For the last two and a half years since diagnosis, changes have been gradual. Most of them have been physical and of a parkinsonian nature. The shuffling, tremor that started in the right hand and now affects both, sometimes a tremor in the legs, incredible slowness of movement, a blank facial expression – all those symptoms have been the most noticed. Even with these things, Dennis has been mostly independent. He moves himself from one place to the other, gets to the bathroom without help, puts himself to bed, gets a snack when he wants one, and makes decisions to go to church or the chiropractor or to visit Mom or my brother.
Cognitively, he is able to think and remember fairly well. He brightens up when talking with friends on the phone and carries on a meaningful conversation, although slowly. Sometimes he snaps into his scientific mind and amazes people. He has become focused on a few subjects, which he follows by listening to YouTube podcasts on his phone. He has a list of prophets that provide daily updates and he often listens to the same one several times.
He doesn’t spend as much time researching his own disease, although he runs across something every now and then. He is more centered on the supernatural, hoping for a better chance with God than he has noticed with medicine. The most recent therapy which he is still receiving is applied kinesiology which includes chiropractic, muscle testing, light therapy, nerve stimulation, cranial-sacral therapy, and tapping, all from the same practitioner who also prays with him.
He was alone at home for one week in April while I took Mom to Florida for a memorial and family visit. He had my brother and Lurae, a neighbor, looking in on him and providing meals. He seemed to be fine with that. My brother remarked that he perhaps did things better than he does when he’s being waited on all the time.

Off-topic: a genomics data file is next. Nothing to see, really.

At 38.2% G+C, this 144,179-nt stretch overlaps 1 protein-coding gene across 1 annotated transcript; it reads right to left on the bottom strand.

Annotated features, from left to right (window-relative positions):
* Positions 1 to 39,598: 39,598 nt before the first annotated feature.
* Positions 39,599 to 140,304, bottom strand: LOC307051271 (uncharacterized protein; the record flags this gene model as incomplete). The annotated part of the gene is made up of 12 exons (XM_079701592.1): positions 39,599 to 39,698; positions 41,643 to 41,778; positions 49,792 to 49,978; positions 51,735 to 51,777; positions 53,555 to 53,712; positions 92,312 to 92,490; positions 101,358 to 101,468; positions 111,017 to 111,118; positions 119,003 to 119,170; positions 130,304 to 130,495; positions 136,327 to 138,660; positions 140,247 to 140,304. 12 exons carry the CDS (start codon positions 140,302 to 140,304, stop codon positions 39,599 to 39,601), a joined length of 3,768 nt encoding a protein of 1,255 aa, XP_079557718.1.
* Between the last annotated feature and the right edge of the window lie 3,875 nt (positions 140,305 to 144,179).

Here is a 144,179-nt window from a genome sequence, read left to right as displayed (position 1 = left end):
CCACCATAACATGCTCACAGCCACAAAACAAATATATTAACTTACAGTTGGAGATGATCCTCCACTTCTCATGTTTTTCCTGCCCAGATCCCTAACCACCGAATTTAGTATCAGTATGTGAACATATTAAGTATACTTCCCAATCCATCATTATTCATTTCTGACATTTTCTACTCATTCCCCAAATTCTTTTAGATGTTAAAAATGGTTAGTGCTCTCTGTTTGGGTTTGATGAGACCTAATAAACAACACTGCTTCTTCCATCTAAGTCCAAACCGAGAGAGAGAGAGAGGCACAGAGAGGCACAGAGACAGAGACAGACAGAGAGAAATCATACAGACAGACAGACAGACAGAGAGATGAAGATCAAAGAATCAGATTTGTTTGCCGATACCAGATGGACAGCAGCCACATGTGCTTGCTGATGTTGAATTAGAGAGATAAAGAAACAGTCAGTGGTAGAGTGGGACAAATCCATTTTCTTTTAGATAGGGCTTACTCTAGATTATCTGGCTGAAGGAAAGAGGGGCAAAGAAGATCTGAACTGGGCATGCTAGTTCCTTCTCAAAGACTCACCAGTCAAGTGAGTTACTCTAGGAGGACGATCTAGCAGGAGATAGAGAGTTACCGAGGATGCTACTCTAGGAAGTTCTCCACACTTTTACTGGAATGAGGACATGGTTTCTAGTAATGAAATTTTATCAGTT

But I think I notice, following that week, a tendency to sleep more during the day, and not as well at night. It looks a lot like depression, and why would it not? There is so little he feels he can do except listen to his phone. That gets tiring so he goes and takes a nap.
Last night he could not tell what the food on his plate was. He was trying to cut it up as if it was chicken, but to his surprise it was salmon. He had a lot of trouble getting food on his fork and reverted to using his fingers to eat the fish and green beans, which is okay with me, but messy. He took a spoonful of cranberry relish and thought he was putting it on his plate but no, he was purposely putting it on a napkin that he thought was his plate. I think the whole mealtime experience devastated him. When I asked if he was having more trouble with his eyes he said yes, and that he thought it was probably his brain rather than his macular degeneration getting worse. He was very resigned and quiet about it.
My question is, are we heading into a period of more noticeable changes that are taking away vital functions? I hope he will still be able to travel to our daughter’s wedding in July. He was so looking forward to that.